Savings from Electronic Data Capture Not Yet Proven
Planners should anticipate that electronic data capture (EDC) may cost money to implement, at least at first, and should be prepared to deal with other obstacles in the adoption process, according to one expert.
“The cost savings [of EDC] are not proven,” Valerie Paolella, clinical research manager for Cato Research Canada, told attendees at the Association for Clinical Research Professionals (ACRP) in Phoenix. For starters, smaller and early-stage trials may not save any time and may even lose money with EDC, she warned. That’s because EDC’s relatively high start-up costs don’t vary much based on trial size or stage. “The economies of scale” aren’t there for small or Phase I trials, she suggested.
And EDC’s start-up time is longer for most sites compared to paper, she added. One big reason: Designing, programming, testing data entry screens and edit checks must be done in advance with EDC before the first subject begins the program. With paper, those tasks can be done over several months as subjects enter the trial.
Check the Vendors
Sponsors exploring EDC should leverage the experience base of their sites, she advised. For example, they should ask sites about their experiences with EDC and how they have dealt with set-up and firewall issues. It can also be useful to talk with sites about electronic case report form (eCRF) connectivity history, she added.
Some vendors offer a live connectivity test, and that’s something a sponsor should definitely push for, Paolella said. Try to arrange that test while you are doing a site evaluation, she added.
However, EDC is also somewhat hampered because there are relatively few dominant, mature vendors serving the market, Paolella said, echoing concerns raised by many ACRP conference attendees. That makes it all the more important to bring in different disciplines from your company when vetting a vendor, she said. For example, data managers and statisticians can often come up with some good questions to help you size up a vendor.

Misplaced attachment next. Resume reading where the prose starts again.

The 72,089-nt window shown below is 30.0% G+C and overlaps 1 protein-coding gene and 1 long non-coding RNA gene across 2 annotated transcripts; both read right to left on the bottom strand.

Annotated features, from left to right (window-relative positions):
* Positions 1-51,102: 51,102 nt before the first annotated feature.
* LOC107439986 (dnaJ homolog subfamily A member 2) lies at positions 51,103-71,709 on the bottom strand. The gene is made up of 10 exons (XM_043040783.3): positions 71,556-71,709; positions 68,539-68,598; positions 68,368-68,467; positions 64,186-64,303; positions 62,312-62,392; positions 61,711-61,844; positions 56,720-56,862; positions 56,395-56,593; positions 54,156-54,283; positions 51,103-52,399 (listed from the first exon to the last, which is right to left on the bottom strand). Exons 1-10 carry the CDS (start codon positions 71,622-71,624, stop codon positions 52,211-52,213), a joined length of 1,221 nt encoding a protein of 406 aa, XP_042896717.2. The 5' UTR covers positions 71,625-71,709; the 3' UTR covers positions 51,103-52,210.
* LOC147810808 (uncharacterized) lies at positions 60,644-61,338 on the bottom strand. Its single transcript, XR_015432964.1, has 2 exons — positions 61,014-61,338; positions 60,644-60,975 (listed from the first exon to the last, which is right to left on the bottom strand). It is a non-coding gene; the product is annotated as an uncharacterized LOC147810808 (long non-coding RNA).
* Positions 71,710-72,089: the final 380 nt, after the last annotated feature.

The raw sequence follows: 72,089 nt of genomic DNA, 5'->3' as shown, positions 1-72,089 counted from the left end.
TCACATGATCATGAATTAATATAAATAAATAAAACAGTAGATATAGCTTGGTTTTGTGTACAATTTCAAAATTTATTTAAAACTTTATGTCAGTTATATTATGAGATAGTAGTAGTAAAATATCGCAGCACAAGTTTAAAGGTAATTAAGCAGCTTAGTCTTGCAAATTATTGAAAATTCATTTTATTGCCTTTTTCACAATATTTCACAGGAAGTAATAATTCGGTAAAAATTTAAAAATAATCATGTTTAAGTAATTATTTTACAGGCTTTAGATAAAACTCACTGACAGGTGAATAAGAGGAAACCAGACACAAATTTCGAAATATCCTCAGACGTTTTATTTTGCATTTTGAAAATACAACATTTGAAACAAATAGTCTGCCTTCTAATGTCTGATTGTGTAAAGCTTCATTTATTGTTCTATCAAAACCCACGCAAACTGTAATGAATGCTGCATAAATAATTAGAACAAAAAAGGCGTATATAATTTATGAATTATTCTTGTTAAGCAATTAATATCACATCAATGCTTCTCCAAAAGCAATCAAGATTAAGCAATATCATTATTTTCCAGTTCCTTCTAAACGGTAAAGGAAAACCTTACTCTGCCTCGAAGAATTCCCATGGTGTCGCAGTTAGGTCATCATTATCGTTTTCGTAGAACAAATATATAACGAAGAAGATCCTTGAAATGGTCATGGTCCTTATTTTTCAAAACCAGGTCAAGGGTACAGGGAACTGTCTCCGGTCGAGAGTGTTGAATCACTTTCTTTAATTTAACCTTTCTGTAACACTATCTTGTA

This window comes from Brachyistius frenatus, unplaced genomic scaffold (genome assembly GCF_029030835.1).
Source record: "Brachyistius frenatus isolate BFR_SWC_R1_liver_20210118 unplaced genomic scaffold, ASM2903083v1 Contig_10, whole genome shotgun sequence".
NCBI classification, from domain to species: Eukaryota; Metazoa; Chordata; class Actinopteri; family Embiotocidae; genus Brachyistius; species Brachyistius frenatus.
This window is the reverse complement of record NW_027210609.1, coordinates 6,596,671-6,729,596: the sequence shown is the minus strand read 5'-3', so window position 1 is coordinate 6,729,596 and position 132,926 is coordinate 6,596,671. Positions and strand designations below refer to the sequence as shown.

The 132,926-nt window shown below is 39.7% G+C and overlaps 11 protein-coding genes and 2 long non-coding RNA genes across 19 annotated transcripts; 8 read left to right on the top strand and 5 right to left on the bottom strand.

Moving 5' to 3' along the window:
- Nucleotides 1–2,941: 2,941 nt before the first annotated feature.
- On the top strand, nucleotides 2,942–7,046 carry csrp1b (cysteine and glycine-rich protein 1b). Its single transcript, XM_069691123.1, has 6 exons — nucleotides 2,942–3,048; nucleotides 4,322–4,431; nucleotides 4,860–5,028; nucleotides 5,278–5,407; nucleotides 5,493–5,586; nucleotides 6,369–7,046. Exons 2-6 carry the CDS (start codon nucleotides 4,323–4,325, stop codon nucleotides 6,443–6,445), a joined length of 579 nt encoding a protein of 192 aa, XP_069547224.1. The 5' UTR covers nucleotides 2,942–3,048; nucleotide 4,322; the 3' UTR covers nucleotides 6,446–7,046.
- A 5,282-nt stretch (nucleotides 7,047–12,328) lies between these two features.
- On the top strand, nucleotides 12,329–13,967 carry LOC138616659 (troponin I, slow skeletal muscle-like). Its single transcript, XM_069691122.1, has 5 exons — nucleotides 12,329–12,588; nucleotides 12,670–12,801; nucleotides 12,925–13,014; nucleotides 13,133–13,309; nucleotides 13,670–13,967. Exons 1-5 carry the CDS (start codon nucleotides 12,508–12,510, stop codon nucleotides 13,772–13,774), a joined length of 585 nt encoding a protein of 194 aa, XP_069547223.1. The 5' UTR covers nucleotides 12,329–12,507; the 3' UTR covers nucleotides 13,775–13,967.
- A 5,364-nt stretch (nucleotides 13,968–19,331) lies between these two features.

With EDC, different phases of trials require different skills. A vendor who was good at one skill will not necessarily be strong in another area, she warned. “Previous experience with a specific EDC vendor is not necessarily an indication of their [other] capabilities,” she stressed.
EDC may sometimes be less efficient than paper when it comes to managing the query process, Paolella said. A helpful tip: If your trial has a prepopulated laboratory dataset, it may require conversion prior to data entry. That upfront conversion can “save a lot of query time later,” she said.
Upper management has shown some reluctance regarding EDC, she warned. For example, some leaders insist on collecting paper signatures in addition to signatures. This is unnecessary and time-consuming.
But EDC does have proven benefits. “One of the big advantages of EDC” versus paper is that it provides timely access and faster notification about adverse events, deviations and study endpoints, Paolella said. EDC also eliminates double data entry and frees up a lot of physical storage space.
But EDC training must be ongoing and documented. That means stressing to sites that once the trial begins “the data being entered is real,” Paolella said. She advised setting up a mock online eCRF to allow data entry personnel to practice with the electronic form. It can help users to better understand how the system works, she said. For example, real testing prepares users for issues such as when option boxes disappear when data is entered. — Michael Causey